The recent case of a “youth gang” terrorizing a predominantly white neighborhood in western Helsinki exposes the knee-jerk reaction about how the media and public see suspected crime by brown and black Finns.
During the last week of August, a group of youths with covered faces at the Lauttasaari metro station allegedly attempted to rob a primary school child, who escaped home, according to Helsingin Sanomat.
Read the full story (in Finnish) here.
“The police are aware that in [the neighborhood of] Lauttasaari there have been cases of threatening behavior, following young people, and other forms of harassment. According to the police, a group of young people aged between 15 and 17 have been causing concern in the area,” reported the daily.
As a result of the latter, the neighborhood founded its own Facebook group to keep residents posted on the latest news and organized street patrols to ensure the safety of their children and that of other neighborhood residents.
in order for the whole matter to reach a new level of alarm, the police would have to be on the “side of the concerned citizens” reinforcing that youths with migrant backgrounds, or black and brown Finns, are a threat.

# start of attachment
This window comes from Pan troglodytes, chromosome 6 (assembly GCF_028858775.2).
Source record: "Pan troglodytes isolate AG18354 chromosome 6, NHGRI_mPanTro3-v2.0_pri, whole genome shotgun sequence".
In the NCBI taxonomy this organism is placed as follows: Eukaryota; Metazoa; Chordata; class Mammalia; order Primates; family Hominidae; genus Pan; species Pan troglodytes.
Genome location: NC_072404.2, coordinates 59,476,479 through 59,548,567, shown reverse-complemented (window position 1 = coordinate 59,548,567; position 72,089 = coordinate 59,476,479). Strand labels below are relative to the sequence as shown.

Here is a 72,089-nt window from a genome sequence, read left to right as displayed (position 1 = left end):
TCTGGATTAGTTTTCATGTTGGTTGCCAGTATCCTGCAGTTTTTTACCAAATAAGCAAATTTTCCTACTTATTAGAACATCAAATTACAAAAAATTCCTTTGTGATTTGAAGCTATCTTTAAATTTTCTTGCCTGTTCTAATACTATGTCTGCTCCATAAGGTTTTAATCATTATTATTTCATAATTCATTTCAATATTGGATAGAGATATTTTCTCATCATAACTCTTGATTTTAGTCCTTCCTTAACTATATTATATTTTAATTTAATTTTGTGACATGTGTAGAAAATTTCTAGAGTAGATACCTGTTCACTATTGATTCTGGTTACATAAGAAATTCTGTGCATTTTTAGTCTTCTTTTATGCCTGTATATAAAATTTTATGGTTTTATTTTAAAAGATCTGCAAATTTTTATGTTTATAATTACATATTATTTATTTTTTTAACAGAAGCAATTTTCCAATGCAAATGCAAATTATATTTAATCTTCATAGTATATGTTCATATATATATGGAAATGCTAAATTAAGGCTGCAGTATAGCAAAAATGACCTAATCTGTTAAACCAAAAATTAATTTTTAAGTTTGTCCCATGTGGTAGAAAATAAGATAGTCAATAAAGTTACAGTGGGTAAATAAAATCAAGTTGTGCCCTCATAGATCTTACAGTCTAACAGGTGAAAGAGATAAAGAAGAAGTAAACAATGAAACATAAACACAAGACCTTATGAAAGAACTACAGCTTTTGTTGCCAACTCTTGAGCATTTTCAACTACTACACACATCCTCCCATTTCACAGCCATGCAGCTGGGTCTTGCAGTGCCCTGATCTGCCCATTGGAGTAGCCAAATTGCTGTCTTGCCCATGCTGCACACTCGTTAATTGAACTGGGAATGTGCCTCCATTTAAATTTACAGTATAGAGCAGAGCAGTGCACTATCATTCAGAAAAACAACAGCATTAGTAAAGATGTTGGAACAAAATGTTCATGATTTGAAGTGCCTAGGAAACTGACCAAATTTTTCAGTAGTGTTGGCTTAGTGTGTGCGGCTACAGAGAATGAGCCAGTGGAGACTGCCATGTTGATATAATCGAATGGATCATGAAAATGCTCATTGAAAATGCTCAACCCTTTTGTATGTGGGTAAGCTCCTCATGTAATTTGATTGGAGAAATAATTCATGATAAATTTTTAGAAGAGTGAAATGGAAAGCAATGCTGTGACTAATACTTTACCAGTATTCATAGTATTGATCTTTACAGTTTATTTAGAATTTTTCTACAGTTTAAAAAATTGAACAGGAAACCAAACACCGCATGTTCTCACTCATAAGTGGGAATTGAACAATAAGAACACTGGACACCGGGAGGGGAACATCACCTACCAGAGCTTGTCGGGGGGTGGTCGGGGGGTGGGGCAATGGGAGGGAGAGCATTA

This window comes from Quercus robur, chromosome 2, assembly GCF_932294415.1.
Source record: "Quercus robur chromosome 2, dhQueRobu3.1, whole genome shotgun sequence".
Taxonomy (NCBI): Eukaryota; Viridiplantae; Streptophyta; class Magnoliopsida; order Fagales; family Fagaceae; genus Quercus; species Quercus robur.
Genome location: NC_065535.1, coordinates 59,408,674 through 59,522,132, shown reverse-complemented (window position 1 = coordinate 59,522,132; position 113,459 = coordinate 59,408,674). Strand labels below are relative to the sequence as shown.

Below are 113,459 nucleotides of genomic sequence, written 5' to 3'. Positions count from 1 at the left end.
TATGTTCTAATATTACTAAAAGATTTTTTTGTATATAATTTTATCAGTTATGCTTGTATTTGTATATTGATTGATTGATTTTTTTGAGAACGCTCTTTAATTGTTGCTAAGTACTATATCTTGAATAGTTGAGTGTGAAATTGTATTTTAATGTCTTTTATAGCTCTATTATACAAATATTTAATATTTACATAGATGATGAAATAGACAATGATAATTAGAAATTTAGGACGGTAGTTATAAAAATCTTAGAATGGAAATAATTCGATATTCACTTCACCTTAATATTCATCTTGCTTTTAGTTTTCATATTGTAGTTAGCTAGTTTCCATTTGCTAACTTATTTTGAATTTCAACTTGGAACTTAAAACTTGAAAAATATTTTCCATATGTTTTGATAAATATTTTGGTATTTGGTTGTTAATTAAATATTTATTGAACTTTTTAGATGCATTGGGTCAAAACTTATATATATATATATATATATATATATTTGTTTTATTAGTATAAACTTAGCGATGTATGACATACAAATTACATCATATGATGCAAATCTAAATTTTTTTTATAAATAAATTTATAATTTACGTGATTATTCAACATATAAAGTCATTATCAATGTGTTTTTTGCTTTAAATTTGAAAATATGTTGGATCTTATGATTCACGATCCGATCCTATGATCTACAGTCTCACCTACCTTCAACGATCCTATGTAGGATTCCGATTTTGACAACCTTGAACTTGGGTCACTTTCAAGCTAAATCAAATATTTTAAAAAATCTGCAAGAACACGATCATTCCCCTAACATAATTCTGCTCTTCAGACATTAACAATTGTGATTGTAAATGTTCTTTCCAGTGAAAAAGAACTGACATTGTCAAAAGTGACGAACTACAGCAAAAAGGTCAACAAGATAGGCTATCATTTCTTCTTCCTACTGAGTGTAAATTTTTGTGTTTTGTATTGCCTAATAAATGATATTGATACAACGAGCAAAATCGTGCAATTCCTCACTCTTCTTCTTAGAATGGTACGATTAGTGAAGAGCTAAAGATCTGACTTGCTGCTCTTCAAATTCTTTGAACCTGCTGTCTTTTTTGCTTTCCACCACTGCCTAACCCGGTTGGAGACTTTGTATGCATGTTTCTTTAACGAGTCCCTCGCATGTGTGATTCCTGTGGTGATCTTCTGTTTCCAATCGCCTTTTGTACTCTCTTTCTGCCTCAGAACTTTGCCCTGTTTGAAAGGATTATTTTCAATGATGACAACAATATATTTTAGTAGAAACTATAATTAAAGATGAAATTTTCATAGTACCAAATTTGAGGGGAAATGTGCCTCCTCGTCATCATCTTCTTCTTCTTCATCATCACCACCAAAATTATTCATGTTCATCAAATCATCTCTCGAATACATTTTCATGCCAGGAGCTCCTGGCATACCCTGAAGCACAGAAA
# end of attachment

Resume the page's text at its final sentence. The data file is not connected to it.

We saw this happen in Oulu with the sexual assault cases where the media, police and politicians fed the fear in 2018-2019. The rise of vigilante gangs like the Soldiers of Odin was an answer to the large amount of asylum seekers who came in 2015. The same issue was evident before the parliamentary election in April, when the Perussuomalaiset (PS)* party, copying what the far-right Sweden Democrats, used youth street gang violence as a winning campaign message.
In many cases, migrant crime, or specifically youth crime by black and brown Finns, is an easily exploitable theme that fuels the deepest suspicions and fears of some white Finns. Upbringing and being a small nation next door to a giant one, are some factors that fuel such fears.
A member of the Romany community highlighted the issue. He asked how would some white Finns react if a group of 20 Romany youths were in a group in public?
The answer: fear conditioned by prejudice and racism as we are seeing today with the incidents in Lauttasaari.